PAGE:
Amandeep Sandhu Interview
Both your books are a memoir, though you have wrapped the second one as fiction, and both come out of your intense emotions. Tell us how difficult or easy is it to write about your extremely personal moments that are bound to make you feel exposed, and that too while you are still young.
Amandeep Sandhu: Actually both books are labeled fiction. Though they can be read alone. They both are parts of the same protagonist’s story. Writing has been difficult, I have lost my voice many times. I have debated whether to state some things or not. But I have been most relaxed when I have gone ahead and expressed my honest self. At the same time, I take care to mask everyone else, except my parents on whom I have a measure of ownership, in my stories from being identified as real people. Thanks for calling me young, I feel ancient.
Sepia Leaves was almost about 3-4 people, your family, and some very close people. Roll of Honour is about many people, some close, some in distant past, some loved and some hated, some formal and some informal relationships but all of whom had an impact on you and it seems to continue to have. Between the two books, which one was more difficult to write and why?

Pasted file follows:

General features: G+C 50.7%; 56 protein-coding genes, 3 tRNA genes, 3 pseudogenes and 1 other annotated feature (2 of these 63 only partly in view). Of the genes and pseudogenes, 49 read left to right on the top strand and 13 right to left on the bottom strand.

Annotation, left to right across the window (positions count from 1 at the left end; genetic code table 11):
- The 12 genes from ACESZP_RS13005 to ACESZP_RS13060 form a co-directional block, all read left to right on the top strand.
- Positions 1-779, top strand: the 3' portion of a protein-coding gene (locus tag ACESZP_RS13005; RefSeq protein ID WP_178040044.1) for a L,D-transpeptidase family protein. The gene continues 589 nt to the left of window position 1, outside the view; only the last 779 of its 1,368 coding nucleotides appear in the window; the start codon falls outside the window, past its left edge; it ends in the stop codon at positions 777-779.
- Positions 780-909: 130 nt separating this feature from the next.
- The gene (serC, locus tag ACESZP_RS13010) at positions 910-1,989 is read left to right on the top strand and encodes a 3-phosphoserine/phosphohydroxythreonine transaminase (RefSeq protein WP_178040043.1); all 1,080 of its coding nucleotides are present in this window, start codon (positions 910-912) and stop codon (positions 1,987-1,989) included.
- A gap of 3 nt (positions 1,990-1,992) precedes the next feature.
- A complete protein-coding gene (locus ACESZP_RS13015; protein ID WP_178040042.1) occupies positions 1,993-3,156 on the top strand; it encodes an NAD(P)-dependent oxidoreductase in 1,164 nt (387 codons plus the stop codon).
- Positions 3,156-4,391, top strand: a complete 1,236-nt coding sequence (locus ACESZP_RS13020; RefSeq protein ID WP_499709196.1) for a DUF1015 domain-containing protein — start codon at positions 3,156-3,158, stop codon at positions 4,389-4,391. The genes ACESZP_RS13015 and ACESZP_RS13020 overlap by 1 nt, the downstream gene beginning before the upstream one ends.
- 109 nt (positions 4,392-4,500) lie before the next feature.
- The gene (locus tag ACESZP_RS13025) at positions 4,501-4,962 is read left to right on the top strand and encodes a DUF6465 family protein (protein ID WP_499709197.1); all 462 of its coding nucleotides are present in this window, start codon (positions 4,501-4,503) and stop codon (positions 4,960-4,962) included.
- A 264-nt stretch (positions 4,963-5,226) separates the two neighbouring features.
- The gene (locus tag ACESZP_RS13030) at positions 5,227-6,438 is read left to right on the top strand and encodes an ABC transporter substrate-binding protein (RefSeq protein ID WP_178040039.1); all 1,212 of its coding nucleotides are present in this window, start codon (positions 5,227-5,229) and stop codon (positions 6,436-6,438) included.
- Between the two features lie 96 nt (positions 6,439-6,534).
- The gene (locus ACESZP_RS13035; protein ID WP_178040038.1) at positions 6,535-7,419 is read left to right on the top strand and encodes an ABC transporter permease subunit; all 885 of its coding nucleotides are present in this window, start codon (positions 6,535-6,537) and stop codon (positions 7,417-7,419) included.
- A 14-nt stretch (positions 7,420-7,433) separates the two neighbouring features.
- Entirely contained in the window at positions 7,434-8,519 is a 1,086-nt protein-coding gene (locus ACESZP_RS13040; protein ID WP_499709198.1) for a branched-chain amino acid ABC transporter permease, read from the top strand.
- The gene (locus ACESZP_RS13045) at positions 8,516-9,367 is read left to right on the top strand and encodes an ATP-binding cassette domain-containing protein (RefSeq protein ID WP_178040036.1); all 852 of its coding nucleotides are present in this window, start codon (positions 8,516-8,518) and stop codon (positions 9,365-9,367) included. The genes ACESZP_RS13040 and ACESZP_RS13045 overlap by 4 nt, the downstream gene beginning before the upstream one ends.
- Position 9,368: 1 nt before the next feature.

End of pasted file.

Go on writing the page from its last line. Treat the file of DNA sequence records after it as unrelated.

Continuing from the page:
Roll of Honour was the more difficult to write. The reason being with Sepia Leaves I was learning how to make books. I wrote that one to explore my family. And I knew that however, I wrote it my love for my parents and their love for me went beyond the book. When I came to this one I was dealing with a bigger subject – a school and a community at loggerheads with a nation. The time span was vast, 7 years until I decided to limit it to one year. It was also the period of one of the bloodiest decade of Punjab. I was talking about taboo subjects like sodomy and terrorism.
The hardest part was that Sepia Leaves worked on an inherent honesty in the narrative voice, to keep that honesty while telling the story of a bloody Punjab being eroded from within in Roll of Honour was tough.
Shiv Kumar Batalavi said De ja meri Kalam nu ik hor hadsa – Give my pen one more tragedy. For a writer, is tragedy a boon or a bane? Your thoughts.
Comedy or peace is good but tragedy makes us pause and reflect. Of course, one can also reflect in times of peace if one is aware of the cost of the peace, sometimes the costs are tragic. I do not think one condition as better than the other. What is needed is an equanimous mind which can go beyond the apparent, the external and look for deeper patterns and meanings.